by Robin Kemp
Members of our tentative board of directors met today to discuss various matters that will move this project forward. We will be adding a couple of other members to round out and diversify the board and will be fully operational for funding purposes “pending 501(c)(3) status” shortly.
We are so incredibly grateful for everyone’s support, both moral and financial, during Phase One of The Clayton Crescent’s launch. We’ll have some additional contributors reporting for us very soon!
And, dropping the royal/editorial/literal “we,” I personally want to say thank y’all so, so much for backing this effort. I could not stand by and see this important yet under-covered part of metro Atlanta go without serious ongoing news coverage, which requires a commitment not only to clicks but to the people doing the clicking. ALL the people.
Many journalists in communities that have become news deserts are building nonprofit news organizations from the ground up. I was forced to do so under the emergency circumstances of COVID-19 with no funding (other than my own shallow pocket and the pre-incorporation Phase One donations to reimburse those expenses). My priority has been all the many facets of editorial planning, reporting, and production–essentially, continuing to provide this community with as much news coverage as one person can handle and then some.
It is especially important in these times, when many governments and elected officials operate outside of the bounds of law and ethics, for citizens to have professional journalists who serve as watchdogs for their interests. We fight for the First Amendment and we fight for transparency, especially where government is concerned. “Democracy dies in darkness” is not a marketing slogan. It is a warning and a call to action–both for the press and for the citizens we serve.
In the interest of full transparency, I voluntarily chose NOT to touch Phase One funds, which were donated personally to me by many of you to reimburse basic startup expenses, UNTIL 1) a board approved my doing so and 2) I could return donations from political officials to avoid any potential ethical conflicts of interest.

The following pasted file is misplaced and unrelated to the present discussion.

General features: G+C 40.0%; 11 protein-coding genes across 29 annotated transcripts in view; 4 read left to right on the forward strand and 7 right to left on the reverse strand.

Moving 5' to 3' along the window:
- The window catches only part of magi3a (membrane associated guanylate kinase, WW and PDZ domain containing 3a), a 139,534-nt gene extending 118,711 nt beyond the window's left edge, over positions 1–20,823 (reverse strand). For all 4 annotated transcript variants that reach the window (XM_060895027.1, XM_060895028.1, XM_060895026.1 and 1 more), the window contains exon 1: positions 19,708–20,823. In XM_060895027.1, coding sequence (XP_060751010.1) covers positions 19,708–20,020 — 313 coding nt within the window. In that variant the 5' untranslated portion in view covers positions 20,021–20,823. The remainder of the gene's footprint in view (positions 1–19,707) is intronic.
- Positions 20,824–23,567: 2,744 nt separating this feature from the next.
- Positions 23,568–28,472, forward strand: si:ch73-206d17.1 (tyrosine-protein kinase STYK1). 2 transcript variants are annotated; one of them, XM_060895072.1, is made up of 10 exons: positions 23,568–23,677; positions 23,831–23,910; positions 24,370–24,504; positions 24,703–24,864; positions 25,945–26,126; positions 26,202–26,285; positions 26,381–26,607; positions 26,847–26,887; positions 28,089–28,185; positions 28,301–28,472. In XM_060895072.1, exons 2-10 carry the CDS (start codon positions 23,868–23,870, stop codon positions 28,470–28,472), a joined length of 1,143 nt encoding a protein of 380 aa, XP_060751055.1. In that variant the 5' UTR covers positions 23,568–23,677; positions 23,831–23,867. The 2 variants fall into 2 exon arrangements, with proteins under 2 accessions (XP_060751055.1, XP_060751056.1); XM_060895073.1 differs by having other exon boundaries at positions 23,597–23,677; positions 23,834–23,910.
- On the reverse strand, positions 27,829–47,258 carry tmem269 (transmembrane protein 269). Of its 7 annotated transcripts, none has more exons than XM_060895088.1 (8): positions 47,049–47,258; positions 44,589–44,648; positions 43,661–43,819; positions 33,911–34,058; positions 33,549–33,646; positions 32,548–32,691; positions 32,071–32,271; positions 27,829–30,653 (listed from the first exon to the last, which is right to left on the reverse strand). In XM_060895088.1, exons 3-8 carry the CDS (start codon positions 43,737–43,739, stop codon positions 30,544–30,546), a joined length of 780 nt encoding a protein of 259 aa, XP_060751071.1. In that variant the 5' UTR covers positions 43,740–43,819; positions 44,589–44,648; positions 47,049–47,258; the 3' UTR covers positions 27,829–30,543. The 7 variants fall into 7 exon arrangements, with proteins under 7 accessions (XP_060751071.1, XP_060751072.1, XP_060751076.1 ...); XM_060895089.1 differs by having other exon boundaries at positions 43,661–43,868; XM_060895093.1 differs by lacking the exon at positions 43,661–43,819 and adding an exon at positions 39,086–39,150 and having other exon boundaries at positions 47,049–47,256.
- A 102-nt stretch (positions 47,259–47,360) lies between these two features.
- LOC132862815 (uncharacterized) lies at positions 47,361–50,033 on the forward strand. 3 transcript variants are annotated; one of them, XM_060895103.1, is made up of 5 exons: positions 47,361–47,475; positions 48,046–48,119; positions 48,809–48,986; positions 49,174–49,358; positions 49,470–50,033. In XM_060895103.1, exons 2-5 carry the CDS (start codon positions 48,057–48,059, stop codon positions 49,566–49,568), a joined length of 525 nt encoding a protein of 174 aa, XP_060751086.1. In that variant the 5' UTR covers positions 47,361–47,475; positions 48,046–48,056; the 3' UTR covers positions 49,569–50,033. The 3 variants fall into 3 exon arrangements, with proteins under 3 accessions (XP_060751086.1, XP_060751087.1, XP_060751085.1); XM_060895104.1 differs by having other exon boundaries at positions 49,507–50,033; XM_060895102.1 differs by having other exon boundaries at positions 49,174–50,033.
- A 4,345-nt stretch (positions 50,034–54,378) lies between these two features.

The board members today approved my doing so.
One of the things that reputable nonprofit news groups do is post their financials online. We will continue to do so as a matter of ethics and will create a more formal page for that than the one already on our site (probably not until after the election, as we’re swamped).
Having a very highly-experienced board allows for necessary breathing space and brings serious muscle to the executive and fundraising parts of the whole. I want to thank Richard Griffiths, Tammy Joyner, and Debbie Griffiths for their leadership and brainpower in the early stages of this project. We expect to announce the final board composition and officers in the next couple of weeks. This will be an active board, not a dial-it-in board.
I also would like to take the opportunity to thank Clare Norins, Samantha Hamilton, and Taran Harmon-Walker of the UGA Law First Amendment Clinic and Derek Bauer of Baker Hostetler for their offers of pro bono legal representation on First Amendment matters.
Thanks as always to the valuable resource that is the Georgia First Amendment Foundation.
Thanks to Maggie Lee for advice on technical matters.
Thanks also to the Press Freedom Defense Fund‘s COVID-19 Crisis Fund for Journalists for a much-needed, much-appreciated personal grant.
Thanks to my ride-or-dies, my fellow CNN Alumni.
And thanks to Jim and Kay Kemp for their support and advice from the Press Club in Exile Brain Trust.
As we say in the news business, we’ll have updates as events warrant!
Let’s make some news!